The road-trip movie genre has a cinematic history that is as long as wide as, well, the road itself. Adventure, and most importantly, self-discovery; good times, bad times; tests of character and strength; all happen when the unknown is stretched ahead on the horizon. The point of a journey, after all, is not to arrive. And once that destination is hit? Many times that terminus point disappoints with its fabled treasure chest of answers now empty with knowledge already gleaned. The coming-of-age comedy, Summerland, is void of any keen wisdom but it exemplifies the power of friendship.
Firmly set in the here-and-now, Summerland voyages into the classic quest to vanquish the stigma of virginity. This time around a key revision is made. Bray, one of the story’s key travelers, is gay and open-heartedly seeking the man of his dreams. Or at least fantasies. And it works. Bray does not represent an agenda or a criteria. If anything, he represents the honesty in us all and the desire to find true love.
Where this movie could have been something raunchy (Road Trip) or soggy (Euro Trip), Summerland, with all of its modern-day pride, instead becomes something endearing. Summerland hits that late Millennial stride nearly nosing into nostalgia while giving the Gen Z kids hints and whispers that life is both crude and positive. And the drive to get there is worthwhile.
During one of the movie’s many detours, Oliver, ever the instigator, screams out, “Now tell me that wasn’t fun?!” He is making a declaration of the film itself. Beating on his chest as if proof is needed. To answer, Summerland, like life itself, has its moments.
Directorial credits go to Lankyboy, a directing duo made up of Kurtis David Harder and Noah Kentis. And they do a good job as Summerland looks beautiful.
Harder and Kentis wield a digital camera proficiently when it comes to the grand vistas of the road. They apparently can conjure some of that indie film magic, yet they keep such skills at a minimum. Flashy when glitter is required. Groovy during the requisite montages. Stationary when dialogue comes to the forefront. Spaces of silence for introspection. Nothing overly daring presents itself in either concept or technicality. Everything is safe.
At one point, Oliver and Bray witness an unusual convenience store robbery that could have been played for deep laughs or entrenched with the seriousness of dread. Instead, it is mostly forgotten, as are many of the movie’s scenes – safe, compact, and vague when seen from a distance.
Ironically, the movie looks sharp. Oliver, Stacey, and Bray are blemish free and outfitted accordingly. Lankyboy succeeds in putting together a complete Instagram-worthy package.
Summerland tells the story of three friends who embark on a road trip to the self-titled music festival. They are rich, bored, and young. Oliver (Rory J. Saper) is an Englishman in the Pacific Northwest. He’s all attitude and id, complete with an Ewan Macgregor smile. Summerland might be his idea but GF Stacey (Maddie Phillips) is the one who actually wants to go for the music. BFF Bray (Chris Ball) is going strictly to meet Shawn. The kicker being that Shawn is (presumably) straight and, because movies everyone, thinks Bray is really Stacey through the wonders of social media anonymity. Hilarity ensues.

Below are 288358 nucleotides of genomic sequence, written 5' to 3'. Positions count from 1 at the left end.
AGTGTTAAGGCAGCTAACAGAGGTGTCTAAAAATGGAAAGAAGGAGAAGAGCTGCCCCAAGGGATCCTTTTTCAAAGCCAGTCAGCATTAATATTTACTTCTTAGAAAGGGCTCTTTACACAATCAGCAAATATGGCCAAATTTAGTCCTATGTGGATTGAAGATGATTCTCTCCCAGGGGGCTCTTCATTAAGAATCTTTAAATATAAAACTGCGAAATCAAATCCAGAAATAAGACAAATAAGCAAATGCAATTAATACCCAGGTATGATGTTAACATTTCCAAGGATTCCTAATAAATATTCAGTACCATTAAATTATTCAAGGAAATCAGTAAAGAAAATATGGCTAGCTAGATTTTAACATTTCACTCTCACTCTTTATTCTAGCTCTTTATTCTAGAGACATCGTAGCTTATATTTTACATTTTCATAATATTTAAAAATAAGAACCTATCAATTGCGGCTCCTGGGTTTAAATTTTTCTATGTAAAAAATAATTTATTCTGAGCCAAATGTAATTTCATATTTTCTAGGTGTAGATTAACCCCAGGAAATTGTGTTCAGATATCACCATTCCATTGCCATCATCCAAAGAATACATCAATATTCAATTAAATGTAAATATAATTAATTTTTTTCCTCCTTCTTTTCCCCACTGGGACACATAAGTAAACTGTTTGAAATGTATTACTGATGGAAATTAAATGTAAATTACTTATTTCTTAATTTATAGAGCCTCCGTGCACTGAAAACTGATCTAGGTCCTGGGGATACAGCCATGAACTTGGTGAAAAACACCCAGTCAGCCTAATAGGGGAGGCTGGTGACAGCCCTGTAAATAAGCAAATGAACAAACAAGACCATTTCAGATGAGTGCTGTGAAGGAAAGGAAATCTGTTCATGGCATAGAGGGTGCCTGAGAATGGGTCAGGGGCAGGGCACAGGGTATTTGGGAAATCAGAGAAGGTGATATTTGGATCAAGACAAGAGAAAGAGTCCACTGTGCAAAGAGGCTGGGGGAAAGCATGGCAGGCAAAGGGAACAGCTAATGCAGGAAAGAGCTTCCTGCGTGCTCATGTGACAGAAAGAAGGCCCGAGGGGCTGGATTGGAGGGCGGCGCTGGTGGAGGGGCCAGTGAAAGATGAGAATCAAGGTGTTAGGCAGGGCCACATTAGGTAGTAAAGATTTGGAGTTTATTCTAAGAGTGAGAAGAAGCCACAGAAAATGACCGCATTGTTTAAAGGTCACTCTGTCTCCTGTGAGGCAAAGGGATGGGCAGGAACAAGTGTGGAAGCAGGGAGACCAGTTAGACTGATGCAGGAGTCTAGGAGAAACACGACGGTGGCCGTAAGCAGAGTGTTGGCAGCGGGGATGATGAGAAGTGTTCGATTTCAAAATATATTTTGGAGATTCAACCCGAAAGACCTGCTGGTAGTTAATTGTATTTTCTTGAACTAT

If Summerland was an 80s teen flick, Oliver and Bray’s plan would be to lose their virginity at a wild SoCal bacchanalia, complete with biker gangs and cheerleaders and Sean Penn, only to eventually find true love with their exact female counterparts. Making Bray adamantly – but not militaristically – gay modernizes, and sensitizes, this otherwise tired ploy. Of the trio, Bray may be the third wheel but more importantly he is the voice of reason and possesses true emotion.
Stacey hints at strife within her family through whispers and rumors and the convenience of text messages. Yet the threat of family repercussions results in the eventual split of the trinity and the overall engagement of the narrative as Bray and Oliver soldier forward, script be damned.
There are no grand revelations with any of the characters. The festival is an impotent catharsis proving again that the road is the only essential character within the genre. Yet the main principals are real and true to themselves.
Outside of the three, the supporting cast are devolved clichés solely intended for modest laughs: the affable drug dealer with a body contradicting his trade; the annoying neat-freak roomie; the musician plying words of wisdom by way of banal pop-song lyrics.
In movies, the meaningful ones, truth and wisdom must be revealed before accepted. In the Breakfast Club, Allison divulges that her family ignores her. Andrew comes to terms that it is not homesickness that leaves him hollow in Garden State. And in Clerks? Dante realizes his tragedy is his own complacency. Summerland plays with realism, however, that road’s appeal is limited within the magic of movie-making. Without a message to convey, the narrative is nothing more than the rambling of friends with cues to inside jokes and external monotony. Summerland wants to tell a tale of exploration but never ventures off the Interstate.
If there is any message to be conveyed to a young crowd, or those wishing to recapture such youth, it is that you have to love yourself before you can love others. And that is a good message. Like much of the movie, it is also a safe message. Love, like life, can get awfully messy. To go back to that road analogy, Summerland takes a long time to arrive at such understanding.
Harder and Kentis take the time to grandize the wonder of the road yet never fully captures the beauty of the travelers. Summerland lacks the satisfaction of a quest coming to its finale. The beautiful photo finish forever dulled with a common Snapchat filter.